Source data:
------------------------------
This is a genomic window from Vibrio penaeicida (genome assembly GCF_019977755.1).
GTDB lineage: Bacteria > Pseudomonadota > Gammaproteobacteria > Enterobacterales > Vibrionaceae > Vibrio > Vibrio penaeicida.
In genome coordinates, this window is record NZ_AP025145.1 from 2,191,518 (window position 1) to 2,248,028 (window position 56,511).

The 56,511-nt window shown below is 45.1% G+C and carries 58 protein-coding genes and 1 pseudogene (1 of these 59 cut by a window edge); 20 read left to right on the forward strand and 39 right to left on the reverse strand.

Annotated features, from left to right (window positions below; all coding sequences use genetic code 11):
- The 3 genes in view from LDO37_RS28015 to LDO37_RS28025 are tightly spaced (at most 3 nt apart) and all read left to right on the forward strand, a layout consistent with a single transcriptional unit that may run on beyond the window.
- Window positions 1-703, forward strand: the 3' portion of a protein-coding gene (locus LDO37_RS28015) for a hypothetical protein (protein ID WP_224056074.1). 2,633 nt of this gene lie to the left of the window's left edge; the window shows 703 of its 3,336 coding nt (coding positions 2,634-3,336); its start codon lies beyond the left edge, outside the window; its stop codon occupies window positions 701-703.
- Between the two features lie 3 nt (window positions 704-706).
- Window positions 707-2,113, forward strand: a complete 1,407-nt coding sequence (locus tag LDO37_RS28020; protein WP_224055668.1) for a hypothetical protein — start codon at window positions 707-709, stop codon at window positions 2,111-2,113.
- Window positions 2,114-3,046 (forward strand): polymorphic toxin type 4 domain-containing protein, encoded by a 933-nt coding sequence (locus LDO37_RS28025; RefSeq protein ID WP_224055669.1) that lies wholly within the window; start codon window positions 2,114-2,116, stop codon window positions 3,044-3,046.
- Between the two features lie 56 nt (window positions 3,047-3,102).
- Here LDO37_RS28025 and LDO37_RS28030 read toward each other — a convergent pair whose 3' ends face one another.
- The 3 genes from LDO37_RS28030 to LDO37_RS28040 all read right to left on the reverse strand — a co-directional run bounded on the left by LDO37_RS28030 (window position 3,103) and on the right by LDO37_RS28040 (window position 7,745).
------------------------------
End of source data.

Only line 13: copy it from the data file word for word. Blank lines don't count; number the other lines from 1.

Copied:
- The 3 genes from LDO37_RS28030 to LDO37_RS28040 all read right to left on the reverse strand — a co-directional run bounded on the left by LDO37_RS28030 (window position 3,103) and on the right by LDO37_RS28040 (window position 7,745).